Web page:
Almost half (46%) of South Africans believe that the constitution is the basic law of the land and should not be changed, say results from Ipsos’s “Pulse of the People” poll, conducted between April and May this year.
“With recent calls for changes to section 25 of the Constitution, the debate around constitutional changes has been a topic of contemplation for many South Africans,” states Ipsos Public Affairs Director Mari Harris.
Some 16% of respondents believe the constitution could be changed with almost three in ten (28%) being neutral on the subject and 10% not knowing.
A significant portion (41%) of the population believes that changing the constitution will limit the freedom of South Africans. This view is slightly more pronounced amongst Democratic Alliance (DA) supporters (46%) as opposed to African National Congress (ANC) supporters (42%).
On the other hand, just over a third (33%) of respondents believe that the constitution as it stands is slowing down transformation in the country. This belief is significantly more prevalent amongst ANC supporters (37%) than DA supporters (30%), with DA supporters showing a much stronger inclination away from this statement with 29% disagreeing that it is slowing down transformation.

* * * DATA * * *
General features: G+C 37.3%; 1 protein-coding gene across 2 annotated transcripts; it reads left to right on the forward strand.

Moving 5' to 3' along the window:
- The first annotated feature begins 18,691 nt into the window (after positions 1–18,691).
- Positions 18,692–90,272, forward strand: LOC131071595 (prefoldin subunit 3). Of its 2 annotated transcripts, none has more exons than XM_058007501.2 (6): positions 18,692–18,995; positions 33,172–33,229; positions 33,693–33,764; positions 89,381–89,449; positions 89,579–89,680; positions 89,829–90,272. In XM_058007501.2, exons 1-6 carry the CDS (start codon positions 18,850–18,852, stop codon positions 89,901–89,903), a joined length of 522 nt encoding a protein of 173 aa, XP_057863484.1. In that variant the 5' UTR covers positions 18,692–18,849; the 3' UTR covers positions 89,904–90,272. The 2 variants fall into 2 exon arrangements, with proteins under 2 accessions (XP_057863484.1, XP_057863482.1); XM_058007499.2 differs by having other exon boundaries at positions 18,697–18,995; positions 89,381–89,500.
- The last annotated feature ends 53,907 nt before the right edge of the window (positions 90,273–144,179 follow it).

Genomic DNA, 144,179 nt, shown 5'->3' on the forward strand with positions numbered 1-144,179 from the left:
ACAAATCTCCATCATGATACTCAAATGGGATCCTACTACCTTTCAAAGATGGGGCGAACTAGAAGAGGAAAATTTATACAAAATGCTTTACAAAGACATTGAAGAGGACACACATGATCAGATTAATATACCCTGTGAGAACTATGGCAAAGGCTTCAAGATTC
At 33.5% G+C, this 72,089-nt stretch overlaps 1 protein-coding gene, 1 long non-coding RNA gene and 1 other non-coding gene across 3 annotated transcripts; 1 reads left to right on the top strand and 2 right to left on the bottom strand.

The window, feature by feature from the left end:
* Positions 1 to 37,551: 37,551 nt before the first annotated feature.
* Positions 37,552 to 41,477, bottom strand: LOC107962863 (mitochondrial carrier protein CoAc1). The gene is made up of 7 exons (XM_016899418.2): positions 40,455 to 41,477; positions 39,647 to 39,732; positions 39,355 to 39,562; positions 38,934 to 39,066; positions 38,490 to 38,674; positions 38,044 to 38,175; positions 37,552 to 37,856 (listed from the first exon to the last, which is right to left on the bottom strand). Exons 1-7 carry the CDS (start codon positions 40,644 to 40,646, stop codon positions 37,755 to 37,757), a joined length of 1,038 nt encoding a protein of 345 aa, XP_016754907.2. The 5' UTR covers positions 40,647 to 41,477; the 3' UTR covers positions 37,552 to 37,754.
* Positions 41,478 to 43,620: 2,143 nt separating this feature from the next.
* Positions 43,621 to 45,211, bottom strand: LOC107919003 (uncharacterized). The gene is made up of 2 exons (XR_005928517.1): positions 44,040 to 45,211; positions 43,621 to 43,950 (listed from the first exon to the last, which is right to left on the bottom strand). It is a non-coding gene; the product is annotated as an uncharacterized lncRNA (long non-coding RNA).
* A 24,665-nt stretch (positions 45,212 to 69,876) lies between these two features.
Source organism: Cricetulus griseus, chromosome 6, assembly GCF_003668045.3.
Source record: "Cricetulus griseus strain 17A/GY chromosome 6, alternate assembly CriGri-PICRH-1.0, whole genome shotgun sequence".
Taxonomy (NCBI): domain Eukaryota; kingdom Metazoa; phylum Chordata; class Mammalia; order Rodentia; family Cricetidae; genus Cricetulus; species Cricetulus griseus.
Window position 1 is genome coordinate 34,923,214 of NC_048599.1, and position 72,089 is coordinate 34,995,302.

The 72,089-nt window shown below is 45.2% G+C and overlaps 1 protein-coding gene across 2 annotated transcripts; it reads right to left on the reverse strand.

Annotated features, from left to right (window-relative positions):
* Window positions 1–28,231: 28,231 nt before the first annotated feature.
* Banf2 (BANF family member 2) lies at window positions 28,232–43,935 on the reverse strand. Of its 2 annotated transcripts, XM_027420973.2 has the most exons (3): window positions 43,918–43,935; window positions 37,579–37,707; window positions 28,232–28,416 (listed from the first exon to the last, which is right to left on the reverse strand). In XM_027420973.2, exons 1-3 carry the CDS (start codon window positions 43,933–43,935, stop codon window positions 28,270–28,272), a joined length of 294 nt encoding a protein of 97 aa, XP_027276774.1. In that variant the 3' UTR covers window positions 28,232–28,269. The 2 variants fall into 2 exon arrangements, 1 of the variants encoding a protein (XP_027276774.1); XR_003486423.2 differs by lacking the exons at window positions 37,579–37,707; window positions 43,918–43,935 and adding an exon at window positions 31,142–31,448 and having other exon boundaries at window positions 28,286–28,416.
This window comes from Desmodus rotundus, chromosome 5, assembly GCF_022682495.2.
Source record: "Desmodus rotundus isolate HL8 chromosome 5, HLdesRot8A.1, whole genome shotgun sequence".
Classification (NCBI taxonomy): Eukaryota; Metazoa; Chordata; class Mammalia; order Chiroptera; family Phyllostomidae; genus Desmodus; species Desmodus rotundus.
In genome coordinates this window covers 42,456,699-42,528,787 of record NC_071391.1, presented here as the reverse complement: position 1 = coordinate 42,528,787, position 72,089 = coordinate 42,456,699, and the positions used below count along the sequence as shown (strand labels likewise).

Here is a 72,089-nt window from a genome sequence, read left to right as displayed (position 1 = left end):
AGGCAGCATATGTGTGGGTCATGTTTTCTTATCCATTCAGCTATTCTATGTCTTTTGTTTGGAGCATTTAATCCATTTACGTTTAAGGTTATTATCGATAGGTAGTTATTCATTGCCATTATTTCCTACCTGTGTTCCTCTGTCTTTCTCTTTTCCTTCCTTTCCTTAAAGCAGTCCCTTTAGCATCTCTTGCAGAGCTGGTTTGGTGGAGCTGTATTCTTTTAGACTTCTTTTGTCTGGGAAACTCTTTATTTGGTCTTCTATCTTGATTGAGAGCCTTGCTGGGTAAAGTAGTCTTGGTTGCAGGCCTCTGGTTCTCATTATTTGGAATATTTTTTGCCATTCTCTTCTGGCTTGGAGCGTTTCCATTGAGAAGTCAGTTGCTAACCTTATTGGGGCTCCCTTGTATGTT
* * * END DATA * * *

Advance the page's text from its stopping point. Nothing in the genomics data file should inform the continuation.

“This view that the constitution is hampering transformation is likely influenced by numerous requests to change some aspects of it by the ANC L and Numsa, as well as significant writing on the subject in the media over the past year,” comments Harris.
Almost half (48%) of the ANC’s supporters are of the opinion that if they want to, the ANC could make changes to the constitution. A far smaller portion (25%) of DA supporters believe this and 41% of the general population agree that the ANC could make the changes if they wanted to.
“ANC supporters are very aware of the dominance of their party and the power it carries to change the basic law of the land,” notes Harris. Thirty-two per cent of respondents are neutral and 12% do not know if the ANC could make the changes if they wanted to.